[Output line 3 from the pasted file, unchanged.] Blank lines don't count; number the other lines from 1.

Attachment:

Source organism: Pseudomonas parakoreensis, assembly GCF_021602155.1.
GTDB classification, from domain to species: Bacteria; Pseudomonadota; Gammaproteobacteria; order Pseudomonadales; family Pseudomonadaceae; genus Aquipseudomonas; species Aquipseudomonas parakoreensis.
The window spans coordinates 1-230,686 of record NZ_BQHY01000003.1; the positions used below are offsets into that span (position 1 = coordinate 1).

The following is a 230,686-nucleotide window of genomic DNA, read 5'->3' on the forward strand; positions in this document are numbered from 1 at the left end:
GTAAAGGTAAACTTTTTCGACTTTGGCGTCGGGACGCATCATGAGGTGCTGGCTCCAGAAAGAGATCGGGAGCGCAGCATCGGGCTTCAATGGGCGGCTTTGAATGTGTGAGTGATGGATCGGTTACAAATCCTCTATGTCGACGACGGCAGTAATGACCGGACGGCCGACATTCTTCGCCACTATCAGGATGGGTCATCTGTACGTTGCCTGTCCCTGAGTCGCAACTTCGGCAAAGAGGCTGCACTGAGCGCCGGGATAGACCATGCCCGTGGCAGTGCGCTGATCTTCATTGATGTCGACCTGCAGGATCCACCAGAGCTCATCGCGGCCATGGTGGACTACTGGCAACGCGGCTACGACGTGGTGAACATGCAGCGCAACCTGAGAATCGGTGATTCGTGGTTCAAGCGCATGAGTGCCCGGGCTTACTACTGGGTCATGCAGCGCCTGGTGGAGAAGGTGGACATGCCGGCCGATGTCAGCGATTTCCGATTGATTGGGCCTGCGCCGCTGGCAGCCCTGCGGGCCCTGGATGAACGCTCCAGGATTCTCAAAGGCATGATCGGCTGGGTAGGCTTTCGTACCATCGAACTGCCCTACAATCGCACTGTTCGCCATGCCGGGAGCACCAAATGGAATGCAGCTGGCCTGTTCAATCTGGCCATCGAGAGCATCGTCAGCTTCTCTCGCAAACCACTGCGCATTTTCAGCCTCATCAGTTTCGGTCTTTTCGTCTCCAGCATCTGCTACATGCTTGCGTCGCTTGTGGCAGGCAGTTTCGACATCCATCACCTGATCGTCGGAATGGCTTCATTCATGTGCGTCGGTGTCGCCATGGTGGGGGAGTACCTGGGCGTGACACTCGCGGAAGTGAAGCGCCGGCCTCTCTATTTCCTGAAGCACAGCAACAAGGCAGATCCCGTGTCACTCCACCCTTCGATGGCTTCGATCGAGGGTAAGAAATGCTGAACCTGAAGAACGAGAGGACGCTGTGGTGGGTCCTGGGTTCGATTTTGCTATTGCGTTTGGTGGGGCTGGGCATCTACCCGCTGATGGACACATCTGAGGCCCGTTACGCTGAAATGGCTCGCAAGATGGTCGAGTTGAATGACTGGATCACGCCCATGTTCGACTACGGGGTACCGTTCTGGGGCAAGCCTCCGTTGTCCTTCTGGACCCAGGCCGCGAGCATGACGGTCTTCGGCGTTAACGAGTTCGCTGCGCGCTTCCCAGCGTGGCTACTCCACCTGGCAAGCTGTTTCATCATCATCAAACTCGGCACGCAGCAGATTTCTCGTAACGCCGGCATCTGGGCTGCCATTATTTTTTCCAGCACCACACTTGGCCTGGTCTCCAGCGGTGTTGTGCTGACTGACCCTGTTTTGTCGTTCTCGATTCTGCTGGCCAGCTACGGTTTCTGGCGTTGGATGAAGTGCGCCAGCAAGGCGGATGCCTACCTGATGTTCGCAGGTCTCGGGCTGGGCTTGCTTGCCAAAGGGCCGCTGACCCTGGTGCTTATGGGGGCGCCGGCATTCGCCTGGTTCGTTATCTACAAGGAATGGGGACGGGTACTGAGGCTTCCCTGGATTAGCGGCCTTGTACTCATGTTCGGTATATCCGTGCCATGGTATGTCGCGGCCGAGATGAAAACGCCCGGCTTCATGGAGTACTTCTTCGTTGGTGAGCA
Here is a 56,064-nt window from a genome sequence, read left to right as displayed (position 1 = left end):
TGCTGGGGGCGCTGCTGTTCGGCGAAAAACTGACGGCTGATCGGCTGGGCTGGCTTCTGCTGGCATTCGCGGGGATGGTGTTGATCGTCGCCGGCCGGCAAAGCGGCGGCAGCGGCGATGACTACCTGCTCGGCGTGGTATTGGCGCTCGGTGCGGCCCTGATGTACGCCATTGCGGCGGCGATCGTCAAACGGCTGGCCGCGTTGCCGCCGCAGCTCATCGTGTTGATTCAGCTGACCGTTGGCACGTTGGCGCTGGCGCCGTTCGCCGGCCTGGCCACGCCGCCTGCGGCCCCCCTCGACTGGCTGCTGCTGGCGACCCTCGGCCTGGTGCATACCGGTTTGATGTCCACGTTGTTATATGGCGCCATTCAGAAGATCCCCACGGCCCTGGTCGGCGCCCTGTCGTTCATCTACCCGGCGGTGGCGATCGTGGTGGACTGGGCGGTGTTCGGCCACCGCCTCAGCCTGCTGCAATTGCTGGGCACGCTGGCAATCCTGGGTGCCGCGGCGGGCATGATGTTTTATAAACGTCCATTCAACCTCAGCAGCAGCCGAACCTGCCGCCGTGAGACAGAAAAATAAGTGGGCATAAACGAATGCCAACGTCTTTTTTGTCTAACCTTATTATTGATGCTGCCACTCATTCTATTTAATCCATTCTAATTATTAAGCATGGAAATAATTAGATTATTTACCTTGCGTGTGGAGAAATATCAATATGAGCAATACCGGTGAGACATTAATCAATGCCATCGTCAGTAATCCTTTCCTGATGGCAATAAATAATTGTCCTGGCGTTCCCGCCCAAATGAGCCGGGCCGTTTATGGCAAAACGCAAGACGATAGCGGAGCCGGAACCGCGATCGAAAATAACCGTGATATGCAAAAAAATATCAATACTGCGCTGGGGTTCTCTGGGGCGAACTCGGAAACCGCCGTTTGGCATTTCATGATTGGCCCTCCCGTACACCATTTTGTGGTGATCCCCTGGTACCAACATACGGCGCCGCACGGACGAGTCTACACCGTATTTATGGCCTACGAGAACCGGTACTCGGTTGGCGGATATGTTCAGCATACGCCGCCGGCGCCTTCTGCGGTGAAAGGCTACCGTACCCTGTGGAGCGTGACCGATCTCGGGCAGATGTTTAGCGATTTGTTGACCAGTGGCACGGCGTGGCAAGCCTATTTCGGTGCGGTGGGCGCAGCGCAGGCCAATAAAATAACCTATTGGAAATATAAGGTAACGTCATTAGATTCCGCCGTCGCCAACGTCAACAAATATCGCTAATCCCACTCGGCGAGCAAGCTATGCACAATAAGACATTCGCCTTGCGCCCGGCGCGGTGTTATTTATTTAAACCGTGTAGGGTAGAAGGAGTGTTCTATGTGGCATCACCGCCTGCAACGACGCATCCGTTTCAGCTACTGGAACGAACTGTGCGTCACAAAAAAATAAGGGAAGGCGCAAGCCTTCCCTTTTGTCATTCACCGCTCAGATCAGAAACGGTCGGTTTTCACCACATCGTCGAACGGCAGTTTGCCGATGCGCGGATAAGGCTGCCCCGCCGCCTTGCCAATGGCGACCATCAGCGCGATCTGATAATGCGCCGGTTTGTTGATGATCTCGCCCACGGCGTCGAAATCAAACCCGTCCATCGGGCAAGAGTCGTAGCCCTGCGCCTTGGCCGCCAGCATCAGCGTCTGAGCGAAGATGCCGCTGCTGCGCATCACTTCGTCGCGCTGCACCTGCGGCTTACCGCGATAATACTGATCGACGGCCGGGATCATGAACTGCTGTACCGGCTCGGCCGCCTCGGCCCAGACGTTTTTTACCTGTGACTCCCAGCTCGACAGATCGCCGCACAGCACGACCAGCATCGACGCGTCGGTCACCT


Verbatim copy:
The window spans coordinates 1-230,686 of record NZ_BQHY01000003.1; the positions used below are offsets into that span (position 1 = coordinate 1).